Sep 9, 2020 - Technology

Iranian cyber group "Pioneer Kitten" sold access to hacked networks

Illustration of a repeating pattern of computers with skulls on the screens

Illustration: Aïda Amer/Axios

A hacker group associated with the Iranian government is selling “access to compromised networks on an underground forum,” likely without Tehran’s blessing, according to research by threat intelligence firm CrowdStrike.

Why it matters: That these Iranian hackers were apparently caught trying to make money on the side may show the dangers of relying on likely underpaid contractors to conduct sensitive offensive cyber operations.

What’s happening: The group, which CrowdStrike has named “Pioneer Kitten,” has been active since 2017, with its last known activity occurring in July 2020.

  • The group has focused on hacking North American and Israeli targets in the “technology, government, defense, healthcare, aviation, media, academic, engineering, consulting and professional services, chemical, manufacturing, financial services, insurance, and retail” sectors, says CrowdStrike, with a particular focus on government, defense and tech firms.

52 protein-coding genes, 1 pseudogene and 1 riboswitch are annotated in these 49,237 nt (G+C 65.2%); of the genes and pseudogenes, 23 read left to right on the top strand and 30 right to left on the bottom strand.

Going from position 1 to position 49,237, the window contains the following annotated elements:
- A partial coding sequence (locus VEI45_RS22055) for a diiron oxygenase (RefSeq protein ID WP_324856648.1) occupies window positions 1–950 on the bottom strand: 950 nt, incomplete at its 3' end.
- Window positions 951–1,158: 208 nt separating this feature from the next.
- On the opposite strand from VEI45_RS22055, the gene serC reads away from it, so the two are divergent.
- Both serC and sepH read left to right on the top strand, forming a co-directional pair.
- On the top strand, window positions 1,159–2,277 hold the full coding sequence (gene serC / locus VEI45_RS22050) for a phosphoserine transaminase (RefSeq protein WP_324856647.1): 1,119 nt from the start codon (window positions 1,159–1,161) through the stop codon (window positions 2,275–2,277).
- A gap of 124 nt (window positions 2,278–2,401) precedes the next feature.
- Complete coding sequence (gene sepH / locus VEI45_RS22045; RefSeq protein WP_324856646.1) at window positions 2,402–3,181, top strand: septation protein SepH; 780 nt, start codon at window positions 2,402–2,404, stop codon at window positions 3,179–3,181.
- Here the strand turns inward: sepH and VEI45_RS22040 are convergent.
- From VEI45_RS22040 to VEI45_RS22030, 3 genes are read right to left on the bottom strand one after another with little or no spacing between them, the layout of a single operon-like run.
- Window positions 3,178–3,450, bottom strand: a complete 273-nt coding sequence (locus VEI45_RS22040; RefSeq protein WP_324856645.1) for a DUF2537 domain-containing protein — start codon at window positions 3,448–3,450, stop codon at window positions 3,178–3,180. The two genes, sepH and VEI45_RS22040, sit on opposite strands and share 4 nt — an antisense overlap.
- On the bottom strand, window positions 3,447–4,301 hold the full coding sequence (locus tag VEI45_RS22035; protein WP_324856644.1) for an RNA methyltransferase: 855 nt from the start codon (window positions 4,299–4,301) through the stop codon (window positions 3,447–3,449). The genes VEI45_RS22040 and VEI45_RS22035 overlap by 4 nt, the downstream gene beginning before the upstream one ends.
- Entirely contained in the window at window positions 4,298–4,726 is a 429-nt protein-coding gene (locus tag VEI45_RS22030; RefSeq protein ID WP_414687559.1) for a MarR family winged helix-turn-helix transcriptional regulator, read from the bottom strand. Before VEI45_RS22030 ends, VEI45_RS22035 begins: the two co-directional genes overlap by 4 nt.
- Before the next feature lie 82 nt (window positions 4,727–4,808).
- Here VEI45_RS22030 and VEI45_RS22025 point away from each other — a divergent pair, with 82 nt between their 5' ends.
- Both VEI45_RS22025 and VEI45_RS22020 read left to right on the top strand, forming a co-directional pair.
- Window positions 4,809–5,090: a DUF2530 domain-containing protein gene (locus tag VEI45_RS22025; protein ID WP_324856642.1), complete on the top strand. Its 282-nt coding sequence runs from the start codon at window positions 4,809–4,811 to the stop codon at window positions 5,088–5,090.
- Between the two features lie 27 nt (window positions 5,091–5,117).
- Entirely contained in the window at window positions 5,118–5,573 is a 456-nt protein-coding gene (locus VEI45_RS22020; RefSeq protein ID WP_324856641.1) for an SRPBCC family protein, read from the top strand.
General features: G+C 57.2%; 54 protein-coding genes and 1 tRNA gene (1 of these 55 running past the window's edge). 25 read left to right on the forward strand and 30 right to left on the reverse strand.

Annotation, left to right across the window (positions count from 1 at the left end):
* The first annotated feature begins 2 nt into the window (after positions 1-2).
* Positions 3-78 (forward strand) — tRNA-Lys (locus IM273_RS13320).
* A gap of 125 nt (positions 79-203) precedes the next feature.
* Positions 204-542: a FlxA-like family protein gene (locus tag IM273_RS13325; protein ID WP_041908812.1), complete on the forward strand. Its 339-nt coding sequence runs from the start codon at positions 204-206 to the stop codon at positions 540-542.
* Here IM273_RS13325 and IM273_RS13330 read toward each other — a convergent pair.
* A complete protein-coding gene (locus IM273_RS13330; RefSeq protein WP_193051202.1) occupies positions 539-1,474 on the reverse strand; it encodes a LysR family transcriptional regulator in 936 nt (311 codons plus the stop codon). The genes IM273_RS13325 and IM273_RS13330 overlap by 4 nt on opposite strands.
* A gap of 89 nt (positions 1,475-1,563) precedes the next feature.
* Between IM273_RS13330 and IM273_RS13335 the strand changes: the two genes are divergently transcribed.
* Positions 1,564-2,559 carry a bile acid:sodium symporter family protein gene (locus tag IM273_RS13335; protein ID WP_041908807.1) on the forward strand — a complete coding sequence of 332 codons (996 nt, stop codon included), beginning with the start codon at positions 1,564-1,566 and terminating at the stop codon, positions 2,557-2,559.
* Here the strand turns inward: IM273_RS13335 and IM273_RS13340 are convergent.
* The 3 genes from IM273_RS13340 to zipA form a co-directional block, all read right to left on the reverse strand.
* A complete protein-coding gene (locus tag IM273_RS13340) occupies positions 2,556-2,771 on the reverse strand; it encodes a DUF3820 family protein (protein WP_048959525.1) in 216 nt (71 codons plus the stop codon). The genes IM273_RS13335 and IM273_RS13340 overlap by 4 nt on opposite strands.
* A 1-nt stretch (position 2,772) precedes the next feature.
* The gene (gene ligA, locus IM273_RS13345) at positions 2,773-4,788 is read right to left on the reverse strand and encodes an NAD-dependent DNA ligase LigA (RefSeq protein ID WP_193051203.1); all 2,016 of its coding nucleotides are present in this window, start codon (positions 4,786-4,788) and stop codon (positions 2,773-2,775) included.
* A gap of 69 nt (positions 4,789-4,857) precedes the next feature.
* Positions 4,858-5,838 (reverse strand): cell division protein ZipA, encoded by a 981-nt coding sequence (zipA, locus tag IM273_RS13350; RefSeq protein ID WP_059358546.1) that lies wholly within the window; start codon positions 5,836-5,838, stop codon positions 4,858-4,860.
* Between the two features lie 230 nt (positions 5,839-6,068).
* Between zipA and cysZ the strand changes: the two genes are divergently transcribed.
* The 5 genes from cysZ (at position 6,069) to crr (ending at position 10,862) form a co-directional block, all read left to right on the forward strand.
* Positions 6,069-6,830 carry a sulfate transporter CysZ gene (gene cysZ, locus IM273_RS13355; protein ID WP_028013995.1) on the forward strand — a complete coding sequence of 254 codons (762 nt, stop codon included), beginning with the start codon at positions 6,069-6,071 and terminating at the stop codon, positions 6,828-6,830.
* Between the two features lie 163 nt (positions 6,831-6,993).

• Pioneer Kitten often focuses on targets of opportunity, says CrowdStrike, such as unpatched devices, showing that you don’t need to employ advanced tactics to achieve operational results.

The intrigue: In late July, CrowdStrike observed someone associated with Pioneer Kitten selling access to hacked networks online.

  • CrowdStrike believes this commercial activity would not have been sanctioned by Tehran and that Pioneer Kitten may therefore consist of contractors associated with the Iranian government — not actual intelligence officers.
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